What is the All Souls Procession? It’s perhaps one of the most important, inclusive and authentic public ceremonies in North America today. The Procession had its beginnings in Tucson, Arizona in 1990 with a ceremonial performance piece created by local artist Susan Johnson. Johnson was grieving the passing of her father, and as an artist, she found solace in a creative, celebratory approach to memorializing him. Says Johnson, “From the beginning, it was different people’s ethnic groups, different cultures, but also it was all these different art forms put together.” After that first year, many artists were inspired to continue, growing the Procession into its modern incarnation. Today we find ourselves organizing well over 150,000 participants on the streets of downtown Tucson for a two-mile long human-powered procession that ends in the ceremonial burning of a large Urn filled with the hopes, offerings and wishes of the public for those who have passed. Myriad altars, performers, installation art, and creatives of all kinds collaborate for almost half the year to prepare their offerings for this amazing event. The All Souls Procession, and now the entire All Souls Weekend, is a celebration and mourning of the lives of our loved ones and ancestors. (From the All Souls Procession Website) I went the first time two years ago to watch it. I was enthralled. Last year we were out of town for the weekend. This year I decided to attend again.
Last week a dear friend of mine, Gloria Avillar, sent out a request for friends to walk with her in the procession. Gloria had lost her son Chris in May and she wanted to walk in his memory. I told her I would go with her. On the day of the event I decided, very last minute, to create a small poster with pictures of my brother, Bob Curry, and two of his co-workers, Lisa Moniz and Jimmy Bloxham. They had been murdered at their place of work, during a botched robbery, in 1999. My lack of sizing skills for the photos is obvious. Then I decided it was the thought that counted. Gloria and I headed downtown around 4:30 to have our faces painted. The parade didn’t start for two hours and we thought we had plenty of time. Wrong. We ended up a table after six and Gloria borrowed their paints to do my face and I did the white for hers. The woman painting finished Gloria’s. If we walk next year, I am going to make sure we go early and I get a really traditional face painting. They are beautiful.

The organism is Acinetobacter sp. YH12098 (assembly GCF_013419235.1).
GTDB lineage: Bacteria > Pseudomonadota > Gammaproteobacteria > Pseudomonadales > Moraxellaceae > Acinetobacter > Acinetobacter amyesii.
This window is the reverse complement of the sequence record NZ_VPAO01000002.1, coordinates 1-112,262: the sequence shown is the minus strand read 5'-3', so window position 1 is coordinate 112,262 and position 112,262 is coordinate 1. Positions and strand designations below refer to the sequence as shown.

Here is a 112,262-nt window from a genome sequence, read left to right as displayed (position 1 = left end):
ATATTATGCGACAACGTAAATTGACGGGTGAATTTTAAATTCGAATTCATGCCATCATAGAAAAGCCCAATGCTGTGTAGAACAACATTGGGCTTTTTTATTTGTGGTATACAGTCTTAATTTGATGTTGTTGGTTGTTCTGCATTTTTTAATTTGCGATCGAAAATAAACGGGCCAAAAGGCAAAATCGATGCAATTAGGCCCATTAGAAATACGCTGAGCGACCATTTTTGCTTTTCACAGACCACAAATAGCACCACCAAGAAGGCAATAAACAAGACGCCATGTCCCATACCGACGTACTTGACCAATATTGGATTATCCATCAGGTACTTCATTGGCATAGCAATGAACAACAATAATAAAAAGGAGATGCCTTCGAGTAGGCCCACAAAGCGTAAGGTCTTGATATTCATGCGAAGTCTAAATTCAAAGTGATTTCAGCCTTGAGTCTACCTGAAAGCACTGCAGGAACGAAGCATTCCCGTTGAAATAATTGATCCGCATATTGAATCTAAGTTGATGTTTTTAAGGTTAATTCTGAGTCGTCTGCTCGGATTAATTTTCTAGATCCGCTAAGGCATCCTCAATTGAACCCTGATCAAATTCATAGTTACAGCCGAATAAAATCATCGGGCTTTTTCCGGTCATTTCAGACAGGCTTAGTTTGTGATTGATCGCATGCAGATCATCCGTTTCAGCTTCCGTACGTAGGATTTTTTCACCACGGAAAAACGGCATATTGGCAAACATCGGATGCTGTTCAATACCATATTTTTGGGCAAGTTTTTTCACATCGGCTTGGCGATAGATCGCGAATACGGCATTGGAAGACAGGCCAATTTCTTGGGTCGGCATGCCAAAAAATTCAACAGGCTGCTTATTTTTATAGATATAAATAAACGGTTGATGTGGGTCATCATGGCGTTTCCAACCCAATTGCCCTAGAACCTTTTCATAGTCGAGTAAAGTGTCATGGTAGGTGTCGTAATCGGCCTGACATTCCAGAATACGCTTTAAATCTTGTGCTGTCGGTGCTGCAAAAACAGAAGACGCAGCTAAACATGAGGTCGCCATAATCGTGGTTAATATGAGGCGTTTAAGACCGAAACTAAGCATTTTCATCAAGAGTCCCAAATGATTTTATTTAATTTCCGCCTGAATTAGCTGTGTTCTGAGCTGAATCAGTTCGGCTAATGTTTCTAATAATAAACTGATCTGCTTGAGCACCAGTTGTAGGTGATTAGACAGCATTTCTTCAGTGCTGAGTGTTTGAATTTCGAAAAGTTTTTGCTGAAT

As we were walking towards the start of the parade. I heard my name being called. Unbelievably, in the dark, someone recognized me. Gloria and I figured it was my hair. We have now decided it is my signature piece. HA! This is a woman I have had great admiration for over 20 years, Jane McCollum. If you live in Tucson or decide to visit, Jane was instrumental working with the Marshall Foundation in creating Main Gate outside the University of Arizona into what you see today. An amazing accomplishment if you know city politics.
A Facebook friend and an avid photographer was taking pictures. She captured Gloria and I together. Janet Marcotte and I have never met in the real world. She posted this on Facebook and asked if this was me. See I think it is my “Signature Hair”. Why has it taken me so long to discover what I am known for? I guess I better not be changing it.
After being on our feet for over two hours and then walking almost two miles in the parade, we had to find some food. We waited in line for a pizza and then it was the challenge of finding a place to sit. We found a small space on some very low steps and claimed our territory. Who cared if it was next to a place people were leaving their trash.
Next year I may not walk, but I would love to be at the end of the procession and see the burning of the urn and the entertainment. Like our amazing Tucson Festival of Books, the All Souls Procession is a work of love and dedication by volunteers. It is a Tucson tradition. It’s a celebration of remembrance and life. As the years go by, it will to continue to grow, but the sentiment will be the same. Come join us next year and bring a picture of your loved one as we march together, honor and remember.